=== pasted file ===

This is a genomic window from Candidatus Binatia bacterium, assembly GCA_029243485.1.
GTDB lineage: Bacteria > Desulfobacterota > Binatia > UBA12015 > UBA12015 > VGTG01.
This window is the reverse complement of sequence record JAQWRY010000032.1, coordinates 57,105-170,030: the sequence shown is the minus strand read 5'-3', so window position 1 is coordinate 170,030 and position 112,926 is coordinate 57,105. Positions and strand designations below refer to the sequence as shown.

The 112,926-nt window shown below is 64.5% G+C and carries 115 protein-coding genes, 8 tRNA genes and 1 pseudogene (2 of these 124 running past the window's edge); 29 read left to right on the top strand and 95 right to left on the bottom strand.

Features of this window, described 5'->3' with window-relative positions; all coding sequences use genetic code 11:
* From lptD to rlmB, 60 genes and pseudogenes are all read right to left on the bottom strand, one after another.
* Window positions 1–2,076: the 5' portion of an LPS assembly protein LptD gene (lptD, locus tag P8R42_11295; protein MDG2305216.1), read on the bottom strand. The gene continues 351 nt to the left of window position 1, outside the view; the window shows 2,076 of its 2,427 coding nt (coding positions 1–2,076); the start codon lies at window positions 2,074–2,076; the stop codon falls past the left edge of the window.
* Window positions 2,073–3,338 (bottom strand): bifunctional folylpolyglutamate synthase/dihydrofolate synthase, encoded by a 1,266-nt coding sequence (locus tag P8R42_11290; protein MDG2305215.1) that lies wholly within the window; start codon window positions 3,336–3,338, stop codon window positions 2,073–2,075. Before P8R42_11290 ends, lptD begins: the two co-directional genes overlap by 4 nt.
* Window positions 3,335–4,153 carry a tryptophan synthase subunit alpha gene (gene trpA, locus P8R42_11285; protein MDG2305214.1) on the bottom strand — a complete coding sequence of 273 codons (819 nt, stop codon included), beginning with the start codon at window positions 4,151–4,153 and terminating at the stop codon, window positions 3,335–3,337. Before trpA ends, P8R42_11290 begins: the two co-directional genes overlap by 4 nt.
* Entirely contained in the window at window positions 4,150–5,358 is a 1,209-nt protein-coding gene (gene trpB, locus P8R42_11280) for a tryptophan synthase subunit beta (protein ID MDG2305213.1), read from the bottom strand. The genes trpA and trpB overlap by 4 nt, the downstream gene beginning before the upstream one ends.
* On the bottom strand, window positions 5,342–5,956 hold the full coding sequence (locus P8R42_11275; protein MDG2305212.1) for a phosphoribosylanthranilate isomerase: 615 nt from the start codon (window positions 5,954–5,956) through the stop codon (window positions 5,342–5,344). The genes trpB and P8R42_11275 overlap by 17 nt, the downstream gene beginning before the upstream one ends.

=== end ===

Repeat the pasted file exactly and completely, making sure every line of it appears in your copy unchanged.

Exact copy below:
This is a genomic window from Candidatus Binatia bacterium, assembly GCA_029243485.1.
GTDB lineage: Bacteria > Desulfobacterota > Binatia > UBA12015 > UBA12015 > VGTG01.
This window is the reverse complement of sequence record JAQWRY010000032.1, coordinates 57,105-170,030: the sequence shown is the minus strand read 5'-3', so window position 1 is coordinate 170,030 and position 112,926 is coordinate 57,105. Positions and strand designations below refer to the sequence as shown.

The 112,926-nt window shown below is 64.5% G+C and carries 115 protein-coding genes, 8 tRNA genes and 1 pseudogene (2 of these 124 running past the window's edge); 29 read left to right on the top strand and 95 right to left on the bottom strand.

Features of this window, described 5'->3' with window-relative positions; all coding sequences use genetic code 11:
* From lptD to rlmB, 60 genes and pseudogenes are all read right to left on the bottom strand, one after another.
* Window positions 1–2,076: the 5' portion of an LPS assembly protein LptD gene (lptD, locus tag P8R42_11295; protein MDG2305216.1), read on the bottom strand. The gene continues 351 nt to the left of window position 1, outside the view; the window shows 2,076 of its 2,427 coding nt (coding positions 1–2,076); the start codon lies at window positions 2,074–2,076; the stop codon falls past the left edge of the window.
* Window positions 2,073–3,338 (bottom strand): bifunctional folylpolyglutamate synthase/dihydrofolate synthase, encoded by a 1,266-nt coding sequence (locus tag P8R42_11290; protein MDG2305215.1) that lies wholly within the window; start codon window positions 3,336–3,338, stop codon window positions 2,073–2,075. Before P8R42_11290 ends, lptD begins: the two co-directional genes overlap by 4 nt.
* Window positions 3,335–4,153 carry a tryptophan synthase subunit alpha gene (gene trpA, locus P8R42_11285; protein MDG2305214.1) on the bottom strand — a complete coding sequence of 273 codons (819 nt, stop codon included), beginning with the start codon at window positions 4,151–4,153 and terminating at the stop codon, window positions 3,335–3,337. Before trpA ends, P8R42_11290 begins: the two co-directional genes overlap by 4 nt.
* Entirely contained in the window at window positions 4,150–5,358 is a 1,209-nt protein-coding gene (gene trpB, locus P8R42_11280) for a tryptophan synthase subunit beta (protein ID MDG2305213.1), read from the bottom strand. The genes trpA and trpB overlap by 4 nt, the downstream gene beginning before the upstream one ends.
* On the bottom strand, window positions 5,342–5,956 hold the full coding sequence (locus P8R42_11275; protein MDG2305212.1) for a phosphoribosylanthranilate isomerase: 615 nt from the start codon (window positions 5,954–5,956) through the stop codon (window positions 5,342–5,344). The genes trpB and P8R42_11275 overlap by 17 nt, the downstream gene beginning before the upstream one ends.